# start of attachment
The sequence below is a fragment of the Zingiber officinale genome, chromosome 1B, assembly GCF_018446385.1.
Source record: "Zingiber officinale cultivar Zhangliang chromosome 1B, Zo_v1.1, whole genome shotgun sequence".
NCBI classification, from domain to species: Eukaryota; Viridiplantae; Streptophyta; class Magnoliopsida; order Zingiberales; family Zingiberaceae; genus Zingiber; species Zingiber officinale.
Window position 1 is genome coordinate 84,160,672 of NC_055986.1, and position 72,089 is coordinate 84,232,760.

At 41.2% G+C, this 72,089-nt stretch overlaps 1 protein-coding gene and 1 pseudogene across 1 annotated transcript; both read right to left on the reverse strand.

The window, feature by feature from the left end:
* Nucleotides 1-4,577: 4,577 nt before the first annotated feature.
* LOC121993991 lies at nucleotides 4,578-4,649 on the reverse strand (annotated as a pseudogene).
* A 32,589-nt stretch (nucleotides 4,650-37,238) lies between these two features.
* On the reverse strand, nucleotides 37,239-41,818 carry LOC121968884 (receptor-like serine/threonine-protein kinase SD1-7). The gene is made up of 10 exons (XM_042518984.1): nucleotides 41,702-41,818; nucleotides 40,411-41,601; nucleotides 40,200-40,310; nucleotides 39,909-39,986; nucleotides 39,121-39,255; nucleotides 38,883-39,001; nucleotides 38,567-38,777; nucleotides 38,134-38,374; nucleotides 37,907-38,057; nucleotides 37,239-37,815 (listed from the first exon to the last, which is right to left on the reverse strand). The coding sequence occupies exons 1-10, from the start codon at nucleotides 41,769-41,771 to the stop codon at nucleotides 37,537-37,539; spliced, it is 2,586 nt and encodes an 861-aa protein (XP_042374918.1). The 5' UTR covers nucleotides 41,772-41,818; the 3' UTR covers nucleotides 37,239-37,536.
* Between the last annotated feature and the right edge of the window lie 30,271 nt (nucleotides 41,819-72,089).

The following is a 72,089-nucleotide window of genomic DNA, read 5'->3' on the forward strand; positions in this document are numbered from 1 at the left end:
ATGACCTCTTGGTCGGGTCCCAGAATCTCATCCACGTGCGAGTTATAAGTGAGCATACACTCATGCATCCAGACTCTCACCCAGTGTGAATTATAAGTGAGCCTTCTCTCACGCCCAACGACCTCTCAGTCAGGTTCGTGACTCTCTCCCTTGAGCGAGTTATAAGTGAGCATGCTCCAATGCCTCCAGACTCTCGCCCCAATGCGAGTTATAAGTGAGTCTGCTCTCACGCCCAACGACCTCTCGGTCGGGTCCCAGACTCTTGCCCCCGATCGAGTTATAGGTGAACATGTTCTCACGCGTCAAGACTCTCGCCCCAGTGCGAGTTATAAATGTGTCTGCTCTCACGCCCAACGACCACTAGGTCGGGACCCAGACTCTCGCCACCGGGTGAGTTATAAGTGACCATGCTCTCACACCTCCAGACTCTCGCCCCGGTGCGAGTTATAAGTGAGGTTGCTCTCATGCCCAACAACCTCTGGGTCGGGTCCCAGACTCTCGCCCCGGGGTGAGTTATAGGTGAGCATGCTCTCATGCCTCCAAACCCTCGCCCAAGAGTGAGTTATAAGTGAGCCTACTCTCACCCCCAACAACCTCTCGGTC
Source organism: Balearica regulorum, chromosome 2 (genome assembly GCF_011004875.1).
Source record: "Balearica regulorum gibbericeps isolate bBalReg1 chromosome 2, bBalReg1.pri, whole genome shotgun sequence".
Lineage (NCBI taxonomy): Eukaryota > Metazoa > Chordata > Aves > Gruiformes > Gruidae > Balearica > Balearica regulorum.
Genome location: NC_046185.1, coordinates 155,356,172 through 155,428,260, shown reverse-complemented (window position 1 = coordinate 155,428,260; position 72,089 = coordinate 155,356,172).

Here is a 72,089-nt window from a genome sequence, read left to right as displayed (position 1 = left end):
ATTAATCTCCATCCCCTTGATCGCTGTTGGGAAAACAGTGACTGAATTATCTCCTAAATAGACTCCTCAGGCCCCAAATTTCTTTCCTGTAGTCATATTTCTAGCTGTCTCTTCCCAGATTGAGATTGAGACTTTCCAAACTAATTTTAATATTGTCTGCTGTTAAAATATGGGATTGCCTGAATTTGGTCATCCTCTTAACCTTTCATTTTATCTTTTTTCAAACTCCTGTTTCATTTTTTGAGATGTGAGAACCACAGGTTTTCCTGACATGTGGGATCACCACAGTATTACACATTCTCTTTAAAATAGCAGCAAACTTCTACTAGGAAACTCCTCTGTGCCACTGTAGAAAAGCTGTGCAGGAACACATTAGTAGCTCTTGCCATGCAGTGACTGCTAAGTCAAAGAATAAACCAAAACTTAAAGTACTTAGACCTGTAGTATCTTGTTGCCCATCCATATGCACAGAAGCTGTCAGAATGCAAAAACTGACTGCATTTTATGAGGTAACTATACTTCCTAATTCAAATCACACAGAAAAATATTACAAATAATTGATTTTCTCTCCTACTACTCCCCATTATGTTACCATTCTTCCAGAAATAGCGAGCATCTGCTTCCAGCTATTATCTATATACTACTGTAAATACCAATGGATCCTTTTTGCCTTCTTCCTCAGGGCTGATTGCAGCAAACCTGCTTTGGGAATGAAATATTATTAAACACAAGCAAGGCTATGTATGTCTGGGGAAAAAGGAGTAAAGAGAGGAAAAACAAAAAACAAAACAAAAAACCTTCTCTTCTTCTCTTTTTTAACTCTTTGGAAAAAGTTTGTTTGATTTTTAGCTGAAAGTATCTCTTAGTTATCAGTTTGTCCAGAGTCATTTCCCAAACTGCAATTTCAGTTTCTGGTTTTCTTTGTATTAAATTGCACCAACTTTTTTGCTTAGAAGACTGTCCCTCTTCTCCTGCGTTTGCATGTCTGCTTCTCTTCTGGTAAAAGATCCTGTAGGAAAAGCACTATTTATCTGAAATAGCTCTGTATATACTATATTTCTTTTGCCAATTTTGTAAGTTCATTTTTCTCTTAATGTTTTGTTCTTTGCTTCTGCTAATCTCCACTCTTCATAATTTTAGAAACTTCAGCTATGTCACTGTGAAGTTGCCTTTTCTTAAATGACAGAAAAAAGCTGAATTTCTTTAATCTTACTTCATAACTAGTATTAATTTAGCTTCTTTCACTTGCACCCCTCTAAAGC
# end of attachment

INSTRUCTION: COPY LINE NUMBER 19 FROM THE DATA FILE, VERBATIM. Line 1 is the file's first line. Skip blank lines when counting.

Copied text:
ATTAATCTCCATCCCCTTGATCGCTGTTGGGAAAACAGTGACTGAATTATCTCCTAAATAGACTCCTCAGGCCCCAAATTTCTTTCCTGTAGTCATATTTCTAGCTGTCTCTTCCCAGATTGAGATTGAGACTTTCCAAACTAATTTTAATATTGTCTGCTGTTAAAATATGGGATTGCCTGAATTTGGTCATCCTCTTAACCTTTCATTTTATCTTTTTTCAAACTCCTGTTTCATTTTTTGAGATGTGAGAACCACAGGTTTTCCTGACATGTGGGATCACCACAGTATTACACATTCTCTTTAAAATAGCAGCAAACTTCTACTAGGAAACTCCTCTGTGCCACTGTAGAAAAGCTGTGCAGGAACACATTAGTAGCTCTTGCCATGCAGTGACTGCTAAGTCAAAGAATAAACCAAAACTTAAAGTACTTAGACCTGTAGTATCTTGTTGCCCATCCATATGCACAGAAGCTGTCAGAATGCAAAAACTGACTGCATTTTATGAGGTAACTATACTTCCTAATTCAAATCACACAGAAAAATATTACAAATAATTGATTTTCTCTCCTACTACTCCCCATTATGTTACCATTCTTCCAGAAATAGCGAGCATCTGCTTCCAGCTATTATCTATATACTACTGTAAATACCAATGGATCCTTTTTGCCTTCTTCCTCAGGGCTGATTGCAGCAAACCTGCTTTGGGAATGAAATATTATTAAACACAAGCAAGGCTATGTATGTCTGGGGAAAAAGGAGTAAAGAGAGGAAAAACAAAAAACAAAACAAAAAACCTTCTCTTCTTCTCTTTTTTAACTCTTTGGAAAAAGTTTGTTTGATTTTTAGCTGAAAGTATCTCTTAGTTATCAGTTTGTCCAGAGTCATTTCCCAAACTGCAATTTCAGTTTCTGGTTTTCTTTGTATTAAATTGCACCAACTTTTTTGCTTAGAAGACTGTCCCTCTTCTCCTGCGTTTGCATGTCTGCTTCTCTTCTGGTAAAAGATCCTGTAGGAAAAGCACTATTTATCTGAAATAGCTCTGTATATACTATATTTCTTTTGCCAATTTTGTAAGTTCATTTTTCTCTTAATGTTTTGTTCTTTGCTTCTGCTAATCTCCACTCTTCATAATTTTAGAAACTTCAGCTATGTCACTGTGAAGTTGCCTTTTCTTAAATGACAGAAAAAAGCTGAATTTCTTTAATCTTACTTCATAACTAGTATTAATTTAGCTTCTTTCACTTGCACCCCTCTAAAGC